I've used my Safe-T-Planer to plane rim laminations to 0.1" thickness; no issues. I now have a 3" x 30" piece of quilted maple that I need to plane to 1/16" thickness. I've never planed to that thickness (thinness?) before. Does anybody have thoughts or experience to share in using a Safe-T-Planer to plane down to 1/16" thickness? Thanks!
Edited by - YWGbanjo on 04/01/2020 14:37:20
I have used my Wagner Sate-T-Planer to plane down wood that thin. Others might have different ideas but this is what I do and it works for me.
I like to start with my plank as near as I can get it to the desired thickness. If I have a 3/4" thick or more board I re-saw it to yeild a 1/4" plank.
Using double sided carpet tape I then fasten this 1/4" plank to a good straight board, usually popular because I have a good stack of well seasoned straight boards, sometimes I will run this board through my big planer to make sure it is flat.
I set up the fence on my drill press tighten the planer into the chuck and set the depth to take off about half the thickness of the cutters on each pass until I get it down to the desired thickness. I crank up the speed and make the each cut in two passes turning the board end to end between, as I don't want the planer teeth to hit the fence so only cut about half a side at a time.
I get good results with this approach, the finished board has some minor swirl marks which are easy to sand out which I do with a long sanding block while the thin board is still mounted on the thicker popular board.
Wow. You remove half the thickness of the cutters in each pass? I have a Wagner, but I have to admit I'm not that comfortable with it, especially on figured wood. I really l like your method though. I've been using a Shopsmith conical sanding disk for thickness sanding.
I would not try to plane quilted maple to 1/16 with my Safe-T-Planer, even if it was stuck to a good backing board. Sanding would be the method I would use. That said, if you try it, make sure your planer bits are SHARP.
Thanks for the helpful replies, gents. I'm going to plane it with a carrier board per Old Pappy's suggestion, but I'll leave it a hair over 1/16" thick. I'll take it the rest of the way down with a thickness sander per Jonnycake White's suggestion.
I'm impressed!! What speed are you guys using on the drill press?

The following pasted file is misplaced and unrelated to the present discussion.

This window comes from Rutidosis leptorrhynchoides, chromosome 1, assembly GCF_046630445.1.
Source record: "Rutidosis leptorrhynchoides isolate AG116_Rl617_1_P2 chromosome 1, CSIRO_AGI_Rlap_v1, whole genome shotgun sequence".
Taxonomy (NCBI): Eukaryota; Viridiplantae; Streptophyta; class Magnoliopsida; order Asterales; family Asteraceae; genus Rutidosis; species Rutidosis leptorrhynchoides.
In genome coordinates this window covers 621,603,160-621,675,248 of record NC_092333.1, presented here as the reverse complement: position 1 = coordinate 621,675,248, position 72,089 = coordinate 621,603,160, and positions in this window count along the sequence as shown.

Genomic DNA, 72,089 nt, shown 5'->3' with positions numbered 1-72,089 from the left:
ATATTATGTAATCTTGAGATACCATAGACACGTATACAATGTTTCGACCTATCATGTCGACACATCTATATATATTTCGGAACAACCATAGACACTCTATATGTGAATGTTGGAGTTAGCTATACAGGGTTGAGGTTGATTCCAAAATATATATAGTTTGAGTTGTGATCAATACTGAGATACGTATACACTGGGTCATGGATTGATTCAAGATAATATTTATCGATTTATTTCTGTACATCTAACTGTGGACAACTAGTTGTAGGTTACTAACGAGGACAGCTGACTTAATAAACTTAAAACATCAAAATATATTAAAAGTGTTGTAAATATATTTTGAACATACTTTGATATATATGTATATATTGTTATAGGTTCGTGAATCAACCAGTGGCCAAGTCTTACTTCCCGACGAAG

I ran the drill press at approx 700 RPM and took about 1/32" at a time. There was some fine surface tearout - I probably should have run at higher RPM. I sanded off the final 1/32" using my oscillating spindle sander and a fence. I've very pleased with the result.
As an aside, the maple is from Home Depot. A few years ago I was idly looking at their S4S maple, and I found two 12' x 6" boards with beautiful figuring along their full lengths. Jackpot! I've made that maple go a long ways...
You do need to keep the cutters sharp, but they come with the stone for doing it.
I don't know the RPM, I just crank the dial of the Shopsmith up to where it says "Router", and keep my cutters sharp. It does a fine job, even on maple or ebony, but like I think i said, I take several passed, not sure I was clear on that, but I set the fence to only take half the width of the planer on each pass.
BTW these machines do not turn fast enough for routing. I have the router setup and bits for mine. I thought it would be like a pin router, but just does not turn fast enough and you get a rough cut.
Our Local Home Depot stores do not carry maple, wish they did. They carry red oak (wish they carried white oak) and popular, and that is about it for the better woods they carry.
Lucky for me, there is a hardwood supplier in Chattanooga, which is only 50 miles away, and they usually have a large assortment of wood species, some of the prettiest curly maple I ever found came from them.
Edited by - OldPappy on 04/03/2020 17:32:39
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